We have been collecting stories and photos from our member families and have a few to share with you.
Would you like to share your story with us? Please contact us.
The first story is Gabriella Low's story.
Nicki Stratford wrote a lovely piece about her sister Jade a few years ago and has agreed to let us include it here.
Gillian Deane has written a tributue to her daughter Kristen, which she hopes will give comfort to other parents.
Joyce's story may give hope to those who are considering the difficult decision of whether to have scoliosis surgery.
Linda Ford is doing very well under the umbrella of Creative Abilities.
Kylie's teacher Lynley has written a lovely story about her and her ability to communicate with a keyboard and Kylie herself has written a lovely piece about how she longed to speak.
Marlene Duff wants to share with us a beautiful poem written by her friend Freida Morris as a blessing for Briar that was read at her friends and whanau blessing ceremony.
Rob has put together a webpage about her daughter Coreena.
Sarah lives near Sydney, but visits New Zealand with her mother regularly. Last visit she was able to catch up with Gillian.
Bronwyn will be 50 in October 2007. Her story is happy and inspiring.
Lisa Holten has sent us a story about her daughter, Sarah.
Sarah has put together a very informative and affectionate PowerPoint presentation about Rett syndrome and her sister Antoinette (large PowerPoint presentation; download PowerPoint viewer at this link
Never give up and things do work out is the motto of Jane Chapman's family.
Sisters Don't Need Words – a story about Chelsea.
About Paige, written by her mother Cheryl Eales and her grandmother Lyn Ayre.
Welcome to Jovannah and her whānau.
The Scene newspaper has written a story about Amy.
The Scene have now written another story about Amy and her gift from Variety of a pony saddle.
A Grandparent's Reflection
Dr Phil Parmer shares his reflections on Rett syndrome as a grandparent.
Visit Karly's blog.
Lia has written Christy's story.
A proud father's view
“What is Rett Syndrome??” – a proud father's view
Kathy Hunter - President of the International Rett Syndrome Association
Gillian Deane has written a profile of Kathy Hunter, President of the International Rett Syndrome Association.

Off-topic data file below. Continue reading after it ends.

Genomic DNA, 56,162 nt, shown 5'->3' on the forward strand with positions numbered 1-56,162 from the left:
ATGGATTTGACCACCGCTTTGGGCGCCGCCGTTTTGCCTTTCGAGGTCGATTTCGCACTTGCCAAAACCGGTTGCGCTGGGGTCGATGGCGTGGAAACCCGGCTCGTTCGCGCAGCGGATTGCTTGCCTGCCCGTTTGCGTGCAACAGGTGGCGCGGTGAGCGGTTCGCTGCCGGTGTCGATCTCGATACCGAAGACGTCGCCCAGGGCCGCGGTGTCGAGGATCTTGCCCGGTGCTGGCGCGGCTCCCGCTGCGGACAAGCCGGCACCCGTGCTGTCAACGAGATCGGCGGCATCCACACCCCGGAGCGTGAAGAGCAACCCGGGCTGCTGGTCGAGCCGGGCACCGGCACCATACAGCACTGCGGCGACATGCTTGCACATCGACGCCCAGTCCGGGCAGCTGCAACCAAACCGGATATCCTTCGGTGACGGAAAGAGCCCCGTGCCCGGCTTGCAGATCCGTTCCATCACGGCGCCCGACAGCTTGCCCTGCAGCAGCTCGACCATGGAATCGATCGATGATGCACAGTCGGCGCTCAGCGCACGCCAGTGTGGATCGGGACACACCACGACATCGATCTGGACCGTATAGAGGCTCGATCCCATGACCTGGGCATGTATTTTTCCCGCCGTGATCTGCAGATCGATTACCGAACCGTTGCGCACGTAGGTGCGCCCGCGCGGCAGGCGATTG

Joyce's Story of Scoliosis Surgery
Joyce Morrison and her family live in sunny Gisborne. They used to live in Wellington but her father Val felt the pull of his Ngati Porou family back on the East Coast. Joyce was named after her Auntie Joyce who lives in Europe.
Joyce loves company and has always enjoyed the family gatherings and going to school. As she got older her spine was noticeably favouring a bend to her right side. She always had some respiratory problem: chest infection, pneumonia, a cold or flu. Her parents decided from reading the literature and discussions with surgeons that it was sensible to have an operation to keep her walking and strong before her movement became inhibited, and also to improve her health.
Such decisions are difficult and take a lot of thought and planning, especially as the operation was to be at Starship Children’s Hospital in Auckland. However, the family were well looked after at Ronald McDonald House and were able to be on guard with Joyce, explaining her needs around the clock.
We were all so proud of Joyce, she was so brave and coped very well with the operation and the care involved in getting her back to normal again and being able to sit and stand more easily.
She was 12 years old at the time of her operation in August 1998. She has grown from strength to strength and has had very little respiratory problems since. Her parents believe it was the right decision.
Joyce was so full of the joy of life she made people around her happy. She was on the 1992–3 IHC advertisement for the national appeal.
In January 2007 Joyce will be 21 years old. Her surgery has kept her strong and her muscles working well. She sits up well on the floor and walks with assistance. At school she also uses a walking frame at different times of the day, to encourage some independence and keep her muscles working Exercise is very important for those who have Rett syndrome.